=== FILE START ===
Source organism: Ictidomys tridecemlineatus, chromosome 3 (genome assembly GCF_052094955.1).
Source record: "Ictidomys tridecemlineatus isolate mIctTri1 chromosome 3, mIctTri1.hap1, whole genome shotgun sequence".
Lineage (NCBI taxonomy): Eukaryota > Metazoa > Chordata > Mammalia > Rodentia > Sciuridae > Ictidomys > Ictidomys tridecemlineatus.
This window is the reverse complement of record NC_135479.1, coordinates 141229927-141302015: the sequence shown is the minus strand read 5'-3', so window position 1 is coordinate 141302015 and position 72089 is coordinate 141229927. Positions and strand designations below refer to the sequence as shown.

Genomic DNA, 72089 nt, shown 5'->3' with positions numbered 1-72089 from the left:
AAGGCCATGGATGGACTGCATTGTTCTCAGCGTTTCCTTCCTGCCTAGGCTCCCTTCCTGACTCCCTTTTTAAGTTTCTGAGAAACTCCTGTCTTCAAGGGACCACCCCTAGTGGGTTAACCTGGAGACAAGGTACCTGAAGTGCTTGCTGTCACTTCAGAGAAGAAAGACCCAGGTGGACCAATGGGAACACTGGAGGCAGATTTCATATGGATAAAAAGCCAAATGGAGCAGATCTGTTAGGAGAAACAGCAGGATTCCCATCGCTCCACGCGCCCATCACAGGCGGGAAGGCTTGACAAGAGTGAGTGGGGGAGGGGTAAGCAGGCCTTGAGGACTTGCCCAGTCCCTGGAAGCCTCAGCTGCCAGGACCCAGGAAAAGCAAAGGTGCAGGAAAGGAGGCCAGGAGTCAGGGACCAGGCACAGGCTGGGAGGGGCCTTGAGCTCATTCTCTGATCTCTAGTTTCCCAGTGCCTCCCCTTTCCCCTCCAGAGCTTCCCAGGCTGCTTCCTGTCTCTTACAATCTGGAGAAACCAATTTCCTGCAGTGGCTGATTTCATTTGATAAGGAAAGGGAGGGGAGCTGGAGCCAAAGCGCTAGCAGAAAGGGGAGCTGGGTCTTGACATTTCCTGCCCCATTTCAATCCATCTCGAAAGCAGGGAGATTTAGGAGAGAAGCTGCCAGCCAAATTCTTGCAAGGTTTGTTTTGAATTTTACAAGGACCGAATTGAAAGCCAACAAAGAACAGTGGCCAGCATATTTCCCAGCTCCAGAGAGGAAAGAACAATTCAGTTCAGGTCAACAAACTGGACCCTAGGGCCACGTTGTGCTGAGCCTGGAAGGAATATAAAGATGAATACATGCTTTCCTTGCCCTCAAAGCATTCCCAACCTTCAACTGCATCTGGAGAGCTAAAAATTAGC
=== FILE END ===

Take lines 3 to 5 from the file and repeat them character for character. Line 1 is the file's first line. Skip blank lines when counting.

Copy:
Lineage (NCBI taxonomy): Eukaryota > Metazoa > Chordata > Mammalia > Rodentia > Sciuridae > Ictidomys > Ictidomys tridecemlineatus.
This window is the reverse complement of record NC_135479.1, coordinates 141229927-141302015: the sequence shown is the minus strand read 5'-3', so window position 1 is coordinate 141302015 and position 72089 is coordinate 141229927. Positions and strand designations below refer to the sequence as shown.

Genomic DNA, 72089 nt, shown 5'->3' with positions numbered 1-72089 from the left: